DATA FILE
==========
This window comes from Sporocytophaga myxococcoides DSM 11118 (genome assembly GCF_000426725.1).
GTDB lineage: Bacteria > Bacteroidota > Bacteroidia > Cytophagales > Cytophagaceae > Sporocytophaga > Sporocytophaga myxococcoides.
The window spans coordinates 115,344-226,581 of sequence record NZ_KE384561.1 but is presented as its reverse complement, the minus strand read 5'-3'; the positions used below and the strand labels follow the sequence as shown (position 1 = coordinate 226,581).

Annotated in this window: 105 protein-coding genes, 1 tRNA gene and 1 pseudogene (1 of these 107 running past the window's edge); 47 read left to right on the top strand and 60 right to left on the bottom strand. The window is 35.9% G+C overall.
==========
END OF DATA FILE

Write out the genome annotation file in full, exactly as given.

This window comes from Sporocytophaga myxococcoides DSM 11118 (genome assembly GCF_000426725.1).
GTDB lineage: Bacteria > Bacteroidota > Bacteroidia > Cytophagales > Cytophagaceae > Sporocytophaga > Sporocytophaga myxococcoides.
The window spans coordinates 115,344-226,581 of sequence record NZ_KE384561.1 but is presented as its reverse complement, the minus strand read 5'-3'; the positions used below and the strand labels follow the sequence as shown (position 1 = coordinate 226,581).

Annotated in this window: 105 protein-coding genes, 1 tRNA gene and 1 pseudogene (1 of these 107 running past the window's edge); 47 read left to right on the top strand and 60 right to left on the bottom strand. The window is 35.9% G+C overall.